Greek FM leaves Cairo after discussing boosting ties



Tue, 20 Mar 2018 - 09:12 GMT


Tue, 20 Mar 2018 - 09:12 GMT

Greek Foreign Minister Nikos Kotzias - Reuters

Greek Foreign Minister Nikos Kotzias - Reuters

CAIRO – 20 March 2018: Greek Foreign Minister Nikos Kotzias left Cairo late Tuesday returning home after a short visit where he met President Abdel Fattah al-Sisi and a number of high-profile officials.

Kotzias discussed with Sisi boosting bilateral relations, and exchanged views on regional and international issues. The two sides asserted on the importance of enhancing cooperation between the tripartite Mediterranean neighbors; Egypt, Greece and Cyprus, especially in the field of energy.

Egypt's presidential spokesperson Bassam Rady said that Sisi stressed his keenness to develop bilateral ties with Greece in the way that serves the interests of both countries. The president also expressed his appreciation to the Greek people’s support to Egypt in the wake of June 30 revolution, praising bilateral relations between the two countries within the framework of the tripartite cooperation with Cyprus.

For his part, the Greek foreign minister said that his country seeks to develop its historical ties with Egypt given its regional power in the Middle East and major role in countering terrorism and extremism, Rady said.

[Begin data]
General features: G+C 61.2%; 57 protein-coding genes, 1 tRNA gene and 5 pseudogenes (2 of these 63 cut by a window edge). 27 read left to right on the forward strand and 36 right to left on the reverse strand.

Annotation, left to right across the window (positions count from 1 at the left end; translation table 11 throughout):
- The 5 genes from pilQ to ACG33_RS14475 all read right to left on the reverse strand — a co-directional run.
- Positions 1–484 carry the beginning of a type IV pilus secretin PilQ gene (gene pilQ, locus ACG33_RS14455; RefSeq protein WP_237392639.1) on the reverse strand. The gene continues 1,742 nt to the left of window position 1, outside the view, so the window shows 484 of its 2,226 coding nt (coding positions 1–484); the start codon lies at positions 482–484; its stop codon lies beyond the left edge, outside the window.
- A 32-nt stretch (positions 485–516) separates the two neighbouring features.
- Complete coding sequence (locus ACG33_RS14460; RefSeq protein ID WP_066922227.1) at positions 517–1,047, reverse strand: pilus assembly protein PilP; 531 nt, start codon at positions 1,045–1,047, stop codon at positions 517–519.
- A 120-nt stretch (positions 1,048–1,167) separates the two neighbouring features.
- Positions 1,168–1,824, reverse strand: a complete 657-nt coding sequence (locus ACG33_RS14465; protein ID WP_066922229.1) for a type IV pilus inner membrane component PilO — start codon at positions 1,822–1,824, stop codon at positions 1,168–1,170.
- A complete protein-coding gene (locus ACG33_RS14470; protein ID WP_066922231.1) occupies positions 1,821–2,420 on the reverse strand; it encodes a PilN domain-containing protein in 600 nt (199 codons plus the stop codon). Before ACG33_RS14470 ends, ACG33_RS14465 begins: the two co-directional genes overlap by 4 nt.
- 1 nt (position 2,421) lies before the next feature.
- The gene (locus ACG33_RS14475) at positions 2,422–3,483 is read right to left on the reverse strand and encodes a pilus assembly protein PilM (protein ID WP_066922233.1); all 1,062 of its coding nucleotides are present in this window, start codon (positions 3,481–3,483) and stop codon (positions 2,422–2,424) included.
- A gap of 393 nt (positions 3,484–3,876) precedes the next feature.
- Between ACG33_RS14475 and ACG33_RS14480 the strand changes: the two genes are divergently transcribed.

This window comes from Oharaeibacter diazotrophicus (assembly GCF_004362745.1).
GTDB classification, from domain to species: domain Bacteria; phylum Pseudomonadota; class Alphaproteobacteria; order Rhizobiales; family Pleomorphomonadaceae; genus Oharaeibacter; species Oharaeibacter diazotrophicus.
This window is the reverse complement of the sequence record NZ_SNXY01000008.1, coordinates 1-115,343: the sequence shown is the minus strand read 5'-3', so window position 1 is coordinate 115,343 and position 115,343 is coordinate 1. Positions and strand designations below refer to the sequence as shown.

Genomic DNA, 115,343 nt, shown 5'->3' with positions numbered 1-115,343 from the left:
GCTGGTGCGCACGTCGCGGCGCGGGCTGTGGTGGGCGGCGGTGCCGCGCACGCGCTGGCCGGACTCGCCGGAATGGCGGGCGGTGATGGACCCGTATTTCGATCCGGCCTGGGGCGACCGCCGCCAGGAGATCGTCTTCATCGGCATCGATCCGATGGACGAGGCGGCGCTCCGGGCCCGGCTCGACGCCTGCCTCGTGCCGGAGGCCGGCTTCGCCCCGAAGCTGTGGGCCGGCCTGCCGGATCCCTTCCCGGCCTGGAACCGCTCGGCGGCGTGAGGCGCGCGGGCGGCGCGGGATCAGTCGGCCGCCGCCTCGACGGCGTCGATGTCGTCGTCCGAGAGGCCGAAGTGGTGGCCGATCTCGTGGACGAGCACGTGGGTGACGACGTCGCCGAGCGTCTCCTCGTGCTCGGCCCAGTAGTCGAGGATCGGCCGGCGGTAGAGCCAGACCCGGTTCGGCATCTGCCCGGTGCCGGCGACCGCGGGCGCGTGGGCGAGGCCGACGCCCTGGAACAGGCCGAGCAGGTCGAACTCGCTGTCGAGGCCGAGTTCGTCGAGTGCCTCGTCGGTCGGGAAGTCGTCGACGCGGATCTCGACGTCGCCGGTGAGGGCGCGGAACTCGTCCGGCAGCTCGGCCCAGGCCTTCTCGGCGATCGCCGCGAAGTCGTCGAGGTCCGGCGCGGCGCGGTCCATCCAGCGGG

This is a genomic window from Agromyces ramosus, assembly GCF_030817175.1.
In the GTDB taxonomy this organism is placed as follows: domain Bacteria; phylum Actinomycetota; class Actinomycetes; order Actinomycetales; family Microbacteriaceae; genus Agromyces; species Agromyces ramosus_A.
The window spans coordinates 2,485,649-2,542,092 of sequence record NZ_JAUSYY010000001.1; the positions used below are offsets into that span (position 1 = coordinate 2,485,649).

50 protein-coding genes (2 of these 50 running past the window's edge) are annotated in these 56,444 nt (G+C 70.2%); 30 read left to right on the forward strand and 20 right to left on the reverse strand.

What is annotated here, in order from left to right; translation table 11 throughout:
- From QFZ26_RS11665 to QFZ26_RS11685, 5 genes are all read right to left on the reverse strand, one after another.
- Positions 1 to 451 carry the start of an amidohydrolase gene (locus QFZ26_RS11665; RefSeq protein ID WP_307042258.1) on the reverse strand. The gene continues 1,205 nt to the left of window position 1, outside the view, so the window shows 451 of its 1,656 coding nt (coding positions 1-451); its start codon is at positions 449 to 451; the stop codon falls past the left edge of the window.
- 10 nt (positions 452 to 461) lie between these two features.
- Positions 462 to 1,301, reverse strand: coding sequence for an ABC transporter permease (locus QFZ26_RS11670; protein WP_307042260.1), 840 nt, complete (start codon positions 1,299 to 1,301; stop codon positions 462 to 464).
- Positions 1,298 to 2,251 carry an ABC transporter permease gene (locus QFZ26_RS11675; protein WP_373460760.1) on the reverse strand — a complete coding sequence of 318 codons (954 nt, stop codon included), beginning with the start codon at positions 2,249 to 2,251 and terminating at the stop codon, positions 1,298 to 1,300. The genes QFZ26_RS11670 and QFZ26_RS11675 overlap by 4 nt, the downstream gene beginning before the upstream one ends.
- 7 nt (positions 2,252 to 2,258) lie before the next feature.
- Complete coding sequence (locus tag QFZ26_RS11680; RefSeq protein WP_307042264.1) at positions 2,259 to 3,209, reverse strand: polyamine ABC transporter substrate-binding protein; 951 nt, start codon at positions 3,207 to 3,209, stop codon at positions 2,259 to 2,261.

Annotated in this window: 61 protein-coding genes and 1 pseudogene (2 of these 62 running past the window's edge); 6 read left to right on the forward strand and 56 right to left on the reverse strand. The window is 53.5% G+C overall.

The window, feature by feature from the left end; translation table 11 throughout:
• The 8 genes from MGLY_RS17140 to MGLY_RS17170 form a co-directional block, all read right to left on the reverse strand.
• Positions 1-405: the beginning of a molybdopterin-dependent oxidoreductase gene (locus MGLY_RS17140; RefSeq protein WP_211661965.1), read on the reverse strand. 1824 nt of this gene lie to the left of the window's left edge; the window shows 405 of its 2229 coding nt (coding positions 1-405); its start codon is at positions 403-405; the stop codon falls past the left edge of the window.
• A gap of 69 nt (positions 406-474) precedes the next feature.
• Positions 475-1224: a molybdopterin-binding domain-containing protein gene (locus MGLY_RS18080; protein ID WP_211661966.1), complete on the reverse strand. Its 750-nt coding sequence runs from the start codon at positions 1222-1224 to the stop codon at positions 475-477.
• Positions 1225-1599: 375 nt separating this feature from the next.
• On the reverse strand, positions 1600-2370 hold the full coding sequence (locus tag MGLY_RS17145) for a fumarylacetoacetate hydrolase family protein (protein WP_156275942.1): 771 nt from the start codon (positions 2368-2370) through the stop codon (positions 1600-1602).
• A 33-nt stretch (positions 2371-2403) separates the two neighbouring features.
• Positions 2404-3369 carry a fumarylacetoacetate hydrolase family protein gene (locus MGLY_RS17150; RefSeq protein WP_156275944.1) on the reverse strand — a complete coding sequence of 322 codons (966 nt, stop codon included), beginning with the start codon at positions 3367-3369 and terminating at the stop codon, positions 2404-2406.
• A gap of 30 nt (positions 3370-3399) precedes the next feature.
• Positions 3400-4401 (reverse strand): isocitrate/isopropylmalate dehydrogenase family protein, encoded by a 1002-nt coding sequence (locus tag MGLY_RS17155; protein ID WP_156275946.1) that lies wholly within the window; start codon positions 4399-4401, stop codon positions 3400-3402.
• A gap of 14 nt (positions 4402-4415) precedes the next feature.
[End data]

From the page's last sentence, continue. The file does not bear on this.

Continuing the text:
Kotzias also praised the Egypt's progress in achieving security and stability and the unprecedented leap in all fields, especially in infrastructure and the mega projects carried out during the past four years.

He added that Egypt, Greece and Cyprus gave the international community a model for successful international relations and cooperation between countries.

Since 2014, several tripartite summits were held at the three countries’ capitals in which several topics were tackled, including coordination between the three countries, as well as enhancing the relations in the political, economic, trade, security and tourism fields.

These meeting resulted in signing a number of agreements in different fields, notably the establishment of a 1,707-kilometre sub-sea power cable that will link the electricity grids of Egypt and Cyprus to that of Greece.



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